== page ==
Case 10: Drawing the Line on Gerrymandering

10. Drawing the Line on Gerrymandering

Throughout most of the U.S., maps for federal and state legislative districts are drawn by state lawmakers. A longstanding complaint about this procedure is that the politicians in office during the redistricting process frequently engage in “gerrymandering,” or drawing maps that help themselves and their political allies retain seats or gain additional power. Given that different areas of a state can have very different demographic and political makeups, drawing district lines in different ways can lead to large variations in who is ultimately elected to office.1 In particular, partisan mapmakers can use two strategies to benefit their party. One is “packing,” where partisans try to put as many supporters of an opposing party as possible into a small number of districts in order to reduce that party’s influence in surrounding districts. The second, “cracking,” occurs when mapmakers divide supporters of an opposing party across as many districts as possible, in an attempt to prevent them from having a sufficiently large foothold in any one of these districts.
While both strategies have been commonly used in the past, the rise of big data and sophisticated electoral models have made them powerful tools for establishing a large political advantage. For example, in 2016 Republican congressional candidates in North Carolina received only 54% of the votes statewide but won 10 out of 13 House seats (77%).2 That same year, Republican candidates in Maryland received 37% of the statewide vote but won only 1 of 8 seats (13%),3 and Democratic candidates in Pennsylvania won only 5 of 18 districts (28%) while receiving about as many votes statewide as Republican candidates.4
The primary criticism of partisan gerrymandering is that it is undemocratic. If one party has an electoral advantage that far outstrips its popular support, this diminishes the power of the populace as a whole to enact its political preferences. Moreover, critics argue, intentionally diluting the political influence of some voters seems to violate the democratic ideal that all citizens should have equal voice. Relatedly, partisan gerrymandering might make citizens less politically engaged by making them feel like their votes won’t make any difference. Finally, critics often point out that partisan gerrymandering increases political polarization and undermines political cooperation; districts that are drawn to be “safe” wins for one party or another are more likely to elect extreme candidates than are highly competitive districts, which may favor more moderate candidates.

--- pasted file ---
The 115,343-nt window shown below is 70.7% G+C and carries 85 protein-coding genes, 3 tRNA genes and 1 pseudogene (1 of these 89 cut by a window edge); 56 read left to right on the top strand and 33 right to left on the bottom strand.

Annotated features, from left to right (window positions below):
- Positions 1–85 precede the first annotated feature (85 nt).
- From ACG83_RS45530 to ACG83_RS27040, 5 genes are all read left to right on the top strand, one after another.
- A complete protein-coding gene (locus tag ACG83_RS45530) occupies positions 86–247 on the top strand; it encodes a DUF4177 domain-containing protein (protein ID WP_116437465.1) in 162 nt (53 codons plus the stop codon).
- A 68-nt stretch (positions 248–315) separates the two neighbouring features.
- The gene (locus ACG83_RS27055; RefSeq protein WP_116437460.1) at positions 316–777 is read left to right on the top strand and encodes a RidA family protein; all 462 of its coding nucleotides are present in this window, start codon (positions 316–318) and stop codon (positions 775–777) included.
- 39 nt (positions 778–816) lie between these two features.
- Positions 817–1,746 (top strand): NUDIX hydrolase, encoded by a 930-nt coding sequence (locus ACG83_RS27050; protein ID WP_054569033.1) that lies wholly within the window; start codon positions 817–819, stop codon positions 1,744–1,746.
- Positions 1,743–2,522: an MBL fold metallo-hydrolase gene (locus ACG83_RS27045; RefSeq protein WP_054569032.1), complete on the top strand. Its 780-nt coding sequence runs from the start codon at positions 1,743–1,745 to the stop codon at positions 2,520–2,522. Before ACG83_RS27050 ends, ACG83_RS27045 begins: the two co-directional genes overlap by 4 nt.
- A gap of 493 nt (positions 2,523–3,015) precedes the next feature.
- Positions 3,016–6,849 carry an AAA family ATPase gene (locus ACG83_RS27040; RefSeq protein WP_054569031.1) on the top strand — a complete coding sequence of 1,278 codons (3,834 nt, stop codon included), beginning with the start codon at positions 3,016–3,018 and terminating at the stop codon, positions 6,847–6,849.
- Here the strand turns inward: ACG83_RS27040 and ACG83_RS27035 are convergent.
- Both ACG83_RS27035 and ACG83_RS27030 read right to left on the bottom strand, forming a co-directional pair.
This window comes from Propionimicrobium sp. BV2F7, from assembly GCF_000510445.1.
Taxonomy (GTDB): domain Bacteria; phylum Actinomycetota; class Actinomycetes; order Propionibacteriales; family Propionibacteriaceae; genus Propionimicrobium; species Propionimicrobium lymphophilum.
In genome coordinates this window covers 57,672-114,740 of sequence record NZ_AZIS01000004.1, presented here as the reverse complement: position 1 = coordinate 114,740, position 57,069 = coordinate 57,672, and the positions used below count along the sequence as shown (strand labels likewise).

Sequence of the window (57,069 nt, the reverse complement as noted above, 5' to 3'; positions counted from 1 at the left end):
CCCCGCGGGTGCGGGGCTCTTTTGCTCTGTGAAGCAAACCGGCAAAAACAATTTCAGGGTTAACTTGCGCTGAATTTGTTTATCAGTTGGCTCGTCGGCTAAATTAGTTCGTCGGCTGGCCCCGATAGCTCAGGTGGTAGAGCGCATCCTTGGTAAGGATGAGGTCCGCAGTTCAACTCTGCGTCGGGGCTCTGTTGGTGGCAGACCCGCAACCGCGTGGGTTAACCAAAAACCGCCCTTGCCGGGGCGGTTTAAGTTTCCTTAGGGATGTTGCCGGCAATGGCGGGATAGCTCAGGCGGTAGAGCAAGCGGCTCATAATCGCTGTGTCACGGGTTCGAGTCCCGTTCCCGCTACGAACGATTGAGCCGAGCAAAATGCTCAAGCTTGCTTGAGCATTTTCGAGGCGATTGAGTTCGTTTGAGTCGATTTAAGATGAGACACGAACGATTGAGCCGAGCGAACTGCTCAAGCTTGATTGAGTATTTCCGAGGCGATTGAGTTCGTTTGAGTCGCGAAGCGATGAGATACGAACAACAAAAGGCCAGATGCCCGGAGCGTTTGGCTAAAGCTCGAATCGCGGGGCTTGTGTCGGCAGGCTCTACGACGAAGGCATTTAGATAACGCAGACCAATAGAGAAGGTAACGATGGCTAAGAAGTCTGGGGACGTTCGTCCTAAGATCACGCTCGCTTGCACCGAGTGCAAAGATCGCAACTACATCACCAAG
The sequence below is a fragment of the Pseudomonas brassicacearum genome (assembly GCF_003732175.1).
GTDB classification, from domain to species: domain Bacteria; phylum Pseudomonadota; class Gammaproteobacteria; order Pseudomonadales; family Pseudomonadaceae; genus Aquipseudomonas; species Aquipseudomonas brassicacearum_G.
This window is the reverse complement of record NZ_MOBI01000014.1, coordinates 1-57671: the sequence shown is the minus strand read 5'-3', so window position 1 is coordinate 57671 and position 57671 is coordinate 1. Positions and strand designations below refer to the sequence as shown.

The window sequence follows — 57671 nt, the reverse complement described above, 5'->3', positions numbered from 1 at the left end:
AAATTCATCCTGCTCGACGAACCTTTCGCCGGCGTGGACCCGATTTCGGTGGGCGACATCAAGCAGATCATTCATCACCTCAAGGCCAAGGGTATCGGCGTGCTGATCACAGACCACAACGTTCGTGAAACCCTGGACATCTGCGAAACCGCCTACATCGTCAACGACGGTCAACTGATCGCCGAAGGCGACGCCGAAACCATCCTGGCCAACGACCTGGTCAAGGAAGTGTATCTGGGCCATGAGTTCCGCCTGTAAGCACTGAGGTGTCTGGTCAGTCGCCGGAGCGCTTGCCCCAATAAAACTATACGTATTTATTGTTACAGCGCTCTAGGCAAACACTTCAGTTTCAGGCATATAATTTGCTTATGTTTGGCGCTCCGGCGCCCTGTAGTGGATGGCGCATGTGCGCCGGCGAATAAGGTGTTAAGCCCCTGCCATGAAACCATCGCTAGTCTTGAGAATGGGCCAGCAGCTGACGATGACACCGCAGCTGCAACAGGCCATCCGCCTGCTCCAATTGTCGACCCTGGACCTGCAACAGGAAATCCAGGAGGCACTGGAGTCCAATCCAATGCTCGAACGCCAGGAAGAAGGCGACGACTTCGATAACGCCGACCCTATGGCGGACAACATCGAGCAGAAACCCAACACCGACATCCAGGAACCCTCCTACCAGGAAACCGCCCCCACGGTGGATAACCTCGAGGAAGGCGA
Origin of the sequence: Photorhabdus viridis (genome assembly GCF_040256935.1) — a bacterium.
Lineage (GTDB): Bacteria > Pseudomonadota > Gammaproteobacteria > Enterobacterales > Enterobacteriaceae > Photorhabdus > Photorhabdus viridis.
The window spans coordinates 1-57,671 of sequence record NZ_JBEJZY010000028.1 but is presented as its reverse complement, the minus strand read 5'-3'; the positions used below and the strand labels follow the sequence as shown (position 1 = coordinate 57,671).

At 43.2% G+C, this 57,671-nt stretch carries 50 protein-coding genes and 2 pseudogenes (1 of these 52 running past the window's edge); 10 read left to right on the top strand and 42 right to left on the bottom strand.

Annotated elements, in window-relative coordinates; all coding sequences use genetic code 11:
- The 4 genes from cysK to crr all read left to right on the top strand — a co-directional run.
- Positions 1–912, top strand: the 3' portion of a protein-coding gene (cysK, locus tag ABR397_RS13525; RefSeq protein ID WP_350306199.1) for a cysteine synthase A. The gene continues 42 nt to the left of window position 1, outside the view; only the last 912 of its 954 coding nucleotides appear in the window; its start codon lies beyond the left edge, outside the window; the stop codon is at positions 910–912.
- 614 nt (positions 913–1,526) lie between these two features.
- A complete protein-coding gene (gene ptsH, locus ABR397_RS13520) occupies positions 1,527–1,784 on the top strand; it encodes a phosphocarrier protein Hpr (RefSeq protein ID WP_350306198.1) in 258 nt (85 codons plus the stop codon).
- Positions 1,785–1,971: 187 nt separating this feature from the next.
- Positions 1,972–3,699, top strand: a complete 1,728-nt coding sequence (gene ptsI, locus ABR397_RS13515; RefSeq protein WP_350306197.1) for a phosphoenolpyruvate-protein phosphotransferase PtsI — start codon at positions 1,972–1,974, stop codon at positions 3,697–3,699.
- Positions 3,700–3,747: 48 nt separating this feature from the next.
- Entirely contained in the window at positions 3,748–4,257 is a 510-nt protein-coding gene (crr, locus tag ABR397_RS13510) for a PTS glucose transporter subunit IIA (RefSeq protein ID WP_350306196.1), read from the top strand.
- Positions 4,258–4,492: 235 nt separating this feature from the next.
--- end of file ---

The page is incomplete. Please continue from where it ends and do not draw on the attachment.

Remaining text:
Yet not everyone views these maps as morally problematic. For instance, some argue that critics underestimate the force of larger cultural and demographic trends in driving politically lopsided districts—for example, that Democratic-leaning populations have been increasingly concentrating themselves in small, densely populated geographic areas. Even though intentional partisan gerrymandering does occur, it is far less significant than it is often portrayed. Additionally, it might be argued, politicians are not doing anything wrong in using political considerations when drawing legislative maps. This is just a normal part of electoral politics. After all, if these lawmakers were rightfully elected, then it is within their rights to draw districts as they see fit. In fact, some elected officials defend this practice as necessary for faithfully representing their constituents—if an elected representative’s job is to promote the interests of their constituents, it is their responsibility to draw legislative maps that also promote those interests.

STUDY QUESTIONS:
1. What is the point of representative democracy? To what extent is partisan gerrymandering consistent or inconsistent with that point?
2. What interests do citizens have in fair electoral maps? Does it matter whether one is a member of the majority or the minority? Are there any interests that all citizens have in maintaining fair electoral maps?
3. What, if anything, should be done to prevent or limit partisan gerrymandering?


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